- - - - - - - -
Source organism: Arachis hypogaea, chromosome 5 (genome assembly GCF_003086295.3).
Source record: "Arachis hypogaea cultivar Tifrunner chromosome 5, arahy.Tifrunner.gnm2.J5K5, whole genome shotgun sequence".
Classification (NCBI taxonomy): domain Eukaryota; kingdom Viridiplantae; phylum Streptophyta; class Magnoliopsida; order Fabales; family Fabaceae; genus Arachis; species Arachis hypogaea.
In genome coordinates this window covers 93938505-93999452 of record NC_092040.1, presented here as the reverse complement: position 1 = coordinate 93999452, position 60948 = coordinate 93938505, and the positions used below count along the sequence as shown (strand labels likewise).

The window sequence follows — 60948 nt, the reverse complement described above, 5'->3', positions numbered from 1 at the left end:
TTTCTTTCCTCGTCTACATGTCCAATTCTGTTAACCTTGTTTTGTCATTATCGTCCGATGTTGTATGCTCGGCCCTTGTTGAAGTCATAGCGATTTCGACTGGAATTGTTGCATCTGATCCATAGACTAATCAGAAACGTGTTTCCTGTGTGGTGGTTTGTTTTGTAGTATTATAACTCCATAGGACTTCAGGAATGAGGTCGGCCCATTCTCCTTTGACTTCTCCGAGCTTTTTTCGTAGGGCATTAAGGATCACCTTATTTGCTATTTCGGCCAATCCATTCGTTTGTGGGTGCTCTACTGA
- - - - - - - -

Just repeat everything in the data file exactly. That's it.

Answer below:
Source organism: Arachis hypogaea, chromosome 5 (genome assembly GCF_003086295.3).
Source record: "Arachis hypogaea cultivar Tifrunner chromosome 5, arahy.Tifrunner.gnm2.J5K5, whole genome shotgun sequence".
Classification (NCBI taxonomy): domain Eukaryota; kingdom Viridiplantae; phylum Streptophyta; class Magnoliopsida; order Fabales; family Fabaceae; genus Arachis; species Arachis hypogaea.
In genome coordinates this window covers 93938505-93999452 of record NC_092040.1, presented here as the reverse complement: position 1 = coordinate 93999452, position 60948 = coordinate 93938505, and the positions used below count along the sequence as shown (strand labels likewise).

The window sequence follows — 60948 nt, the reverse complement described above, 5'->3', positions numbered from 1 at the left end:
TTTCTTTCCTCGTCTACATGTCCAATTCTGTTAACCTTGTTTTGTCATTATCGTCCGATGTTGTATGCTCGGCCCTTGTTGAAGTCATAGCGATTTCGACTGGAATTGTTGCATCTGATCCATAGACTAATCAGAAACGTGTTTCCTGTGTGGTGGTTTGTTTTGTAGTATTATAACTCCATAGGACTTCAGGAATGAGGTCGGCCCATTCTCCTTTGACTTCTCCGAGCTTTTTTCGTAGGGCATTAAGGATCACCTTATTTGCTATTTCGGCCAATCCATTCGTTTGTGGGTGCTCTACTGA